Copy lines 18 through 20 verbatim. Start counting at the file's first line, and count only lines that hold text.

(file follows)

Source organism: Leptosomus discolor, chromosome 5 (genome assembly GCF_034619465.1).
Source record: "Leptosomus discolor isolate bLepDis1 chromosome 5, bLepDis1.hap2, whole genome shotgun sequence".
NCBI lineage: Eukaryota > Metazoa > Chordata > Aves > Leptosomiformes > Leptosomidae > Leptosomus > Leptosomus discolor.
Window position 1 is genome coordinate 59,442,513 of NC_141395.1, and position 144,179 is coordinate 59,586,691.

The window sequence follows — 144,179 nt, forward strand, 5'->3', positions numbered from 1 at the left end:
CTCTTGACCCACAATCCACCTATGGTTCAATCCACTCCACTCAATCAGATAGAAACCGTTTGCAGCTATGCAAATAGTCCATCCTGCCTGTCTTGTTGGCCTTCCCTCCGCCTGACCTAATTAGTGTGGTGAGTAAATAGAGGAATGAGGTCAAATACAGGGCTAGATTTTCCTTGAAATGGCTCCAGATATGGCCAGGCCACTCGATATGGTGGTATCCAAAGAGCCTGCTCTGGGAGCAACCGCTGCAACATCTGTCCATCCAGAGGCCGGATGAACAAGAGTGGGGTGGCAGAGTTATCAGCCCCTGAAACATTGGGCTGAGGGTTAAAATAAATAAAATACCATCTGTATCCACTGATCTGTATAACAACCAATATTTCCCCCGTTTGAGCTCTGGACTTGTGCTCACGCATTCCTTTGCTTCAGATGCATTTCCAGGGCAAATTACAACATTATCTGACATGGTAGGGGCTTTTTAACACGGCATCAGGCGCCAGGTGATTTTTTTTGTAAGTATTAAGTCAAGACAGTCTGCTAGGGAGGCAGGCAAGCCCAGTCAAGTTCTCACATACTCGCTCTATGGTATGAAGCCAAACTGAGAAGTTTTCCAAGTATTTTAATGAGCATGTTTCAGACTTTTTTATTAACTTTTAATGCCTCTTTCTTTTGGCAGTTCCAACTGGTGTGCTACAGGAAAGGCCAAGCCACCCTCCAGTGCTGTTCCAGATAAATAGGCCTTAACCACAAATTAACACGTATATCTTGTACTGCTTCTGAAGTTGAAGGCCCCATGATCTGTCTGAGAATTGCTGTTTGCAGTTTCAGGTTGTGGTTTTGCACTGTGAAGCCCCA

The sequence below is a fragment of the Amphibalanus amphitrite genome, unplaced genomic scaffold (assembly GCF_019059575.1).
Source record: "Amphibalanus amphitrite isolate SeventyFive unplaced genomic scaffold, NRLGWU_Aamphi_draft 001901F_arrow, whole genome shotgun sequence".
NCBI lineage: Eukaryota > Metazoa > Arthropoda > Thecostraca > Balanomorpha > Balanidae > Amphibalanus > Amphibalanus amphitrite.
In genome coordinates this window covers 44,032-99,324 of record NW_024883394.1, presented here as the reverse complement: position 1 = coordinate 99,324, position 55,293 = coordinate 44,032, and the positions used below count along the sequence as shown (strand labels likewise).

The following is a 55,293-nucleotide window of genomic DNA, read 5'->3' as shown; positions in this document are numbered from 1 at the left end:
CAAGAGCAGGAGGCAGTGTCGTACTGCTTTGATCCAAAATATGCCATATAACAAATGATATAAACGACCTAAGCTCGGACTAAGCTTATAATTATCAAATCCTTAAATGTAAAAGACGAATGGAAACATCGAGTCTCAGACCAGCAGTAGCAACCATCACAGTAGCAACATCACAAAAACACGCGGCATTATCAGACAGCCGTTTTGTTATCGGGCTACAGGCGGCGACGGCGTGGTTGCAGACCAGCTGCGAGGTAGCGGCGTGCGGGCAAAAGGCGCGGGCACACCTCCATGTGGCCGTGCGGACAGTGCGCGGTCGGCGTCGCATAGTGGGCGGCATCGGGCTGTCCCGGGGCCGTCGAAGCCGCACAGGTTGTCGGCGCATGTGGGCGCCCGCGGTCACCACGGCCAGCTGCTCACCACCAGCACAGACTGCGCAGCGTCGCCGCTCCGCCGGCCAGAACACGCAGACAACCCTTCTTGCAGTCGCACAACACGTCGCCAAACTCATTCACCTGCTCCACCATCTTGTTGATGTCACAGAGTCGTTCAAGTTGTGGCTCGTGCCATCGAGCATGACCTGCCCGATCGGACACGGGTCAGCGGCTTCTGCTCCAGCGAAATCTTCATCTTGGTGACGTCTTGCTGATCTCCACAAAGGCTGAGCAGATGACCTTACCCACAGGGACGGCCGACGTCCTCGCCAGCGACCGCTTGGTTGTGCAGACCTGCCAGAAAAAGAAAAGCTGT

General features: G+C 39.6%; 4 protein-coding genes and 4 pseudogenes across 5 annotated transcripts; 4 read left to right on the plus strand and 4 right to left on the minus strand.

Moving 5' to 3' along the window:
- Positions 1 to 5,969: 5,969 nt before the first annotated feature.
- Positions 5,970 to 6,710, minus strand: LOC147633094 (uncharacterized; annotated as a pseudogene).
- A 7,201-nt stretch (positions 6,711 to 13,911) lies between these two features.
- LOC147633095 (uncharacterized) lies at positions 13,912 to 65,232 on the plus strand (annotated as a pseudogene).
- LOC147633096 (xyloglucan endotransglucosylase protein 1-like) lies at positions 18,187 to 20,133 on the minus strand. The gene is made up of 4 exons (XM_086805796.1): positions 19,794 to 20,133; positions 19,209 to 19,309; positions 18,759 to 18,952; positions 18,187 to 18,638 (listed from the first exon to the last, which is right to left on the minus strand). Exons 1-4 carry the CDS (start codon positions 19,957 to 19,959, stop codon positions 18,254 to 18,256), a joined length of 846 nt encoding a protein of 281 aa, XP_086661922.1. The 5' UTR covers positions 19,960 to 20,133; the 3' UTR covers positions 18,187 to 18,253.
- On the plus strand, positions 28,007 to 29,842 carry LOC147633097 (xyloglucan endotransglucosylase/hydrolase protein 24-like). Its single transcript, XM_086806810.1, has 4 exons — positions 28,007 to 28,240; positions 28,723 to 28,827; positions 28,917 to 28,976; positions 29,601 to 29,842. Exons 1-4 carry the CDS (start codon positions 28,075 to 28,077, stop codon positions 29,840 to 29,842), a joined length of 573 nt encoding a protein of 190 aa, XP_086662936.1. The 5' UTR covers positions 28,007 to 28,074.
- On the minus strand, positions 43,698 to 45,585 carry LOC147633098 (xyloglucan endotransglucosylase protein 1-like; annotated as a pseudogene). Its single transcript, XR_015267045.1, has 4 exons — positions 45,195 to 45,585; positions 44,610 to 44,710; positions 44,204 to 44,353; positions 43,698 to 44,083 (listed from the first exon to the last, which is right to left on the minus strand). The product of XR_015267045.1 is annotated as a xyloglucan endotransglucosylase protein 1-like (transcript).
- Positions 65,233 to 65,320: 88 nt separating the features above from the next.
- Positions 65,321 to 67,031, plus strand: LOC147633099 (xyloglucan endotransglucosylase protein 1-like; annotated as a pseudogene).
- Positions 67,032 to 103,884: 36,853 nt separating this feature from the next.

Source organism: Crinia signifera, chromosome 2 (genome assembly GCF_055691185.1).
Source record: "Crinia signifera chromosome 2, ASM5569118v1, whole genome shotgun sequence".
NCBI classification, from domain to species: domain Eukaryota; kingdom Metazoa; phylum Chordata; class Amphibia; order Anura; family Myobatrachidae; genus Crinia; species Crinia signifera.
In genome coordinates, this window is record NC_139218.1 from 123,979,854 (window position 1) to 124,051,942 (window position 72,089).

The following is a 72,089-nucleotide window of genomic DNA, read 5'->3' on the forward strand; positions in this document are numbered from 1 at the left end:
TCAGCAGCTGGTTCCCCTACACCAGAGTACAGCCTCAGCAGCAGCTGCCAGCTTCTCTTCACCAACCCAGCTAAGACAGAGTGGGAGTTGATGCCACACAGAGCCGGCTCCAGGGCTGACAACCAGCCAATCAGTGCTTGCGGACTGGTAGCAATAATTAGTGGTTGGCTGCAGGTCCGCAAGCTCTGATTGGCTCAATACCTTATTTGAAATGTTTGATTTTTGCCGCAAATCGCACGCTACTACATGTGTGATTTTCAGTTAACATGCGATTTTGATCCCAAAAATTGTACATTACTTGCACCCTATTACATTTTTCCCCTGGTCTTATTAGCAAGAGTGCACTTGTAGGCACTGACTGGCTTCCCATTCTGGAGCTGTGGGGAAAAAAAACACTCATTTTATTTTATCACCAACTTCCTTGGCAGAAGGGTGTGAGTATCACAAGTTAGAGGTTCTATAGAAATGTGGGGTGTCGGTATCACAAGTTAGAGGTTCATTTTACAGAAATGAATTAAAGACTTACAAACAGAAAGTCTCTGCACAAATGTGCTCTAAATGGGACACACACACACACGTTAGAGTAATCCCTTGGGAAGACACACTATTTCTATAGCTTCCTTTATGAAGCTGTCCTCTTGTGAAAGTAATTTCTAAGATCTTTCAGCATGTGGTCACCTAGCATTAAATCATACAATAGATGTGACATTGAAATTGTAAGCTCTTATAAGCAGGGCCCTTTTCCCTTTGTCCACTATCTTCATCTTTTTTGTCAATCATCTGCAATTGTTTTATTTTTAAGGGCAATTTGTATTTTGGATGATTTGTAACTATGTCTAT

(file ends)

- LOC147633095 (uncharacterized) lies at positions 13,912 to 65,232 on the plus strand (annotated as a pseudogene).
- LOC147633096 (xyloglucan endotransglucosylase protein 1-like) lies at positions 18,187 to 20,133 on the minus strand. The gene is made up of 4 exons (XM_086805796.1): positions 19,794 to 20,133; positions 19,209 to 19,309; positions 18,759 to 18,952; positions 18,187 to 18,638 (listed from the first exon to the last, which is right to left on the minus strand). Exons 1-4 carry the CDS (start codon positions 19,957 to 19,959, stop codon positions 18,254 to 18,256), a joined length of 846 nt encoding a protein of 281 aa, XP_086661922.1. The 5' UTR covers positions 19,960 to 20,133; the 3' UTR covers positions 18,187 to 18,253.
- On the plus strand, positions 28,007 to 29,842 carry LOC147633097 (xyloglucan endotransglucosylase/hydrolase protein 24-like). Its single transcript, XM_086806810.1, has 4 exons — positions 28,007 to 28,240; positions 28,723 to 28,827; positions 28,917 to 28,976; positions 29,601 to 29,842. Exons 1-4 carry the CDS (start codon positions 28,075 to 28,077, stop codon positions 29,840 to 29,842), a joined length of 573 nt encoding a protein of 190 aa, XP_086662936.1. The 5' UTR covers positions 28,007 to 28,074.